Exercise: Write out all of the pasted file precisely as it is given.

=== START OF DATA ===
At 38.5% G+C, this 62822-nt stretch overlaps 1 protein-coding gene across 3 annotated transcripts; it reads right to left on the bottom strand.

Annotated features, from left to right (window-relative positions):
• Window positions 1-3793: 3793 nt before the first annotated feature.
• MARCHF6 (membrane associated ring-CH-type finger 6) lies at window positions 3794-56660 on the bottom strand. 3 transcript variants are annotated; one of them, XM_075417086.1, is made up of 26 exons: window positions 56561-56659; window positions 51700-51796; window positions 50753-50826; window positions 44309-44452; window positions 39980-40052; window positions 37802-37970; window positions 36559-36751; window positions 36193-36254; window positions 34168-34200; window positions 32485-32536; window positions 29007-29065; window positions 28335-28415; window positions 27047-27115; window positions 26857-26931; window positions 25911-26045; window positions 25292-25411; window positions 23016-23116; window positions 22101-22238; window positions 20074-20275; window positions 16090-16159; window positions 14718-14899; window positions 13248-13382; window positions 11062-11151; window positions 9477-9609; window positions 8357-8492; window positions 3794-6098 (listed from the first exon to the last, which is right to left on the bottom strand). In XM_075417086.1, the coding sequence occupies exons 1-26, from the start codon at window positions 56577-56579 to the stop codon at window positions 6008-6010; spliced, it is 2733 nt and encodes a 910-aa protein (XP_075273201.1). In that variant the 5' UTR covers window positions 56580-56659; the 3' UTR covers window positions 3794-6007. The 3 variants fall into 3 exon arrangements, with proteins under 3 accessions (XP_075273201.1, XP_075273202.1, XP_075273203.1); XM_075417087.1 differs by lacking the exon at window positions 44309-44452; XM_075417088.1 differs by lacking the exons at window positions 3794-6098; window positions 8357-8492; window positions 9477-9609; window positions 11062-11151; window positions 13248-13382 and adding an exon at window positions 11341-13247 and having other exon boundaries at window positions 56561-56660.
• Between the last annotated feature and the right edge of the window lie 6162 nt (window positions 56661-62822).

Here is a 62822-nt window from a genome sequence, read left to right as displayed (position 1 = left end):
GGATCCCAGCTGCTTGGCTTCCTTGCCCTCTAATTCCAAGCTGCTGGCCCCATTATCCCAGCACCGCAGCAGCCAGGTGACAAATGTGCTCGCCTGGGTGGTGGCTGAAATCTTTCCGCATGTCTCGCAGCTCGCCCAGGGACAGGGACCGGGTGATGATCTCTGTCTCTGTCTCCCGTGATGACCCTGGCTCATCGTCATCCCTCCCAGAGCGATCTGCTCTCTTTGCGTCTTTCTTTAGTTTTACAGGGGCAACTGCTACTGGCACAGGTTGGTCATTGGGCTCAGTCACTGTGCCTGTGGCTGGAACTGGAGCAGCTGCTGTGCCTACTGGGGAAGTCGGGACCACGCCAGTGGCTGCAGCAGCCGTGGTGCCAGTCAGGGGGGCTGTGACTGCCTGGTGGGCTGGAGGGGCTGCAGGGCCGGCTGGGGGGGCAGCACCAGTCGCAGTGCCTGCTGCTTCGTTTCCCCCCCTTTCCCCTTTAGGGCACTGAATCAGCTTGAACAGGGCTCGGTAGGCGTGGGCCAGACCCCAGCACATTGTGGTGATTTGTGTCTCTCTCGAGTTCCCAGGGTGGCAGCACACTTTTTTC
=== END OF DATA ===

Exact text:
At 38.5% G+C, this 62822-nt stretch overlaps 1 protein-coding gene across 3 annotated transcripts; it reads right to left on the bottom strand.

Annotated features, from left to right (window-relative positions):
• Window positions 1-3793: 3793 nt before the first annotated feature.
• MARCHF6 (membrane associated ring-CH-type finger 6) lies at window positions 3794-56660 on the bottom strand. 3 transcript variants are annotated; one of them, XM_075417086.1, is made up of 26 exons: window positions 56561-56659; window positions 51700-51796; window positions 50753-50826; window positions 44309-44452; window positions 39980-40052; window positions 37802-37970; window positions 36559-36751; window positions 36193-36254; window positions 34168-34200; window positions 32485-32536; window positions 29007-29065; window positions 28335-28415; window positions 27047-27115; window positions 26857-26931; window positions 25911-26045; window positions 25292-25411; window positions 23016-23116; window positions 22101-22238; window positions 20074-20275; window positions 16090-16159; window positions 14718-14899; window positions 13248-13382; window positions 11062-11151; window positions 9477-9609; window positions 8357-8492; window positions 3794-6098 (listed from the first exon to the last, which is right to left on the bottom strand). In XM_075417086.1, the coding sequence occupies exons 1-26, from the start codon at window positions 56577-56579 to the stop codon at window positions 6008-6010; spliced, it is 2733 nt and encodes a 910-aa protein (XP_075273201.1). In that variant the 5' UTR covers window positions 56580-56659; the 3' UTR covers window positions 3794-6007. The 3 variants fall into 3 exon arrangements, with proteins under 3 accessions (XP_075273201.1, XP_075273202.1, XP_075273203.1); XM_075417087.1 differs by lacking the exon at window positions 44309-44452; XM_075417088.1 differs by lacking the exons at window positions 3794-6098; window positions 8357-8492; window positions 9477-9609; window positions 11062-11151; window positions 13248-13382 and adding an exon at window positions 11341-13247 and having other exon boundaries at window positions 56561-56660.
• Between the last annotated feature and the right edge of the window lie 6162 nt (window positions 56661-62822).

Here is a 62822-nt window from a genome sequence, read left to right as displayed (position 1 = left end):
GGATCCCAGCTGCTTGGCTTCCTTGCCCTCTAATTCCAAGCTGCTGGCCCCATTATCCCAGCACCGCAGCAGCCAGGTGACAAATGTGCTCGCCTGGGTGGTGGCTGAAATCTTTCCGCATGTCTCGCAGCTCGCCCAGGGACAGGGACCGGGTGATGATCTCTGTCTCTGTCTCCCGTGATGACCCTGGCTCATCGTCATCCCTCCCAGAGCGATCTGCTCTCTTTGCGTCTTTCTTTAGTTTTACAGGGGCAACTGCTACTGGCACAGGTTGGTCATTGGGCTCAGTCACTGTGCCTGTGGCTGGAACTGGAGCAGCTGCTGTGCCTACTGGGGAAGTCGGGACCACGCCAGTGGCTGCAGCAGCCGTGGTGCCAGTCAGGGGGGCTGTGACTGCCTGGTGGGCTGGAGGGGCTGCAGGGCCGGCTGGGGGGGCAGCACCAGTCGCAGTGCCTGCTGCTTCGTTTCCCCCCCTTTCCCCTTTAGGGCACTGAATCAGCTTGAACAGGGCTCGGTAGGCGTGGGCCAGACCCCAGCACATTGTGGTGATTTGTGTCTCTCTCGAGTTCCCAGGGTGGCAGCACACTTTTTTC